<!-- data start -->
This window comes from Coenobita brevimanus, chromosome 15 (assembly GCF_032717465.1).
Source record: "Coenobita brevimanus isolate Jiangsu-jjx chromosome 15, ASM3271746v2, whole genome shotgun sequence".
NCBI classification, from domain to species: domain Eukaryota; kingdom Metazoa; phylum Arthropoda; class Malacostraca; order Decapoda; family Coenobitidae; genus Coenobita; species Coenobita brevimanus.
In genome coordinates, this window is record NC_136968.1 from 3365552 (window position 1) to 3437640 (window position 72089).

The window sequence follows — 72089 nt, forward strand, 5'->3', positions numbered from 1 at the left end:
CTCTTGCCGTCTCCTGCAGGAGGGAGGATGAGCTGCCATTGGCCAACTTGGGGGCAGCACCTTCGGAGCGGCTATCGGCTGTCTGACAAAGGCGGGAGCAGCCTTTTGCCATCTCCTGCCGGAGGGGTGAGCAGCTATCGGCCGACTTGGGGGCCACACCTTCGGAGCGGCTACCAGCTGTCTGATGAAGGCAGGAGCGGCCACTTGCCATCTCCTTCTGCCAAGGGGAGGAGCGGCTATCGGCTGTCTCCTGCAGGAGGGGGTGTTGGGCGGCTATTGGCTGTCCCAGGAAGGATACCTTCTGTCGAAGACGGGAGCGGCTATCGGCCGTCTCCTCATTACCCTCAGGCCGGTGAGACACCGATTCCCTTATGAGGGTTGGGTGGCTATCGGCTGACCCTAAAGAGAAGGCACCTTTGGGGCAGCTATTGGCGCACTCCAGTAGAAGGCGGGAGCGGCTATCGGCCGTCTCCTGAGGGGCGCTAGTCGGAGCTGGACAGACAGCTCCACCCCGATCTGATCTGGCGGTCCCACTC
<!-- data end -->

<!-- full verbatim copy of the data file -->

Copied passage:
This window comes from Coenobita brevimanus, chromosome 15 (assembly GCF_032717465.1).
Source record: "Coenobita brevimanus isolate Jiangsu-jjx chromosome 15, ASM3271746v2, whole genome shotgun sequence".
NCBI classification, from domain to species: domain Eukaryota; kingdom Metazoa; phylum Arthropoda; class Malacostraca; order Decapoda; family Coenobitidae; genus Coenobita; species Coenobita brevimanus.
In genome coordinates, this window is record NC_136968.1 from 3365552 (window position 1) to 3437640 (window position 72089).

The window sequence follows — 72089 nt, forward strand, 5'->3', positions numbered from 1 at the left end:
CTCTTGCCGTCTCCTGCAGGAGGGAGGATGAGCTGCCATTGGCCAACTTGGGGGCAGCACCTTCGGAGCGGCTATCGGCTGTCTGACAAAGGCGGGAGCAGCCTTTTGCCATCTCCTGCCGGAGGGGTGAGCAGCTATCGGCCGACTTGGGGGCCACACCTTCGGAGCGGCTACCAGCTGTCTGATGAAGGCAGGAGCGGCCACTTGCCATCTCCTTCTGCCAAGGGGAGGAGCGGCTATCGGCTGTCTCCTGCAGGAGGGGGTGTTGGGCGGCTATTGGCTGTCCCAGGAAGGATACCTTCTGTCGAAGACGGGAGCGGCTATCGGCCGTCTCCTCATTACCCTCAGGCCGGTGAGACACCGATTCCCTTATGAGGGTTGGGTGGCTATCGGCTGACCCTAAAGAGAAGGCACCTTTGGGGCAGCTATTGGCGCACTCCAGTAGAAGGCGGGAGCGGCTATCGGCCGTCTCCTGAGGGGCGCTAGTCGGAGCTGGACAGACAGCTCCACCCCGATCTGATCTGGCGGTCCCACTC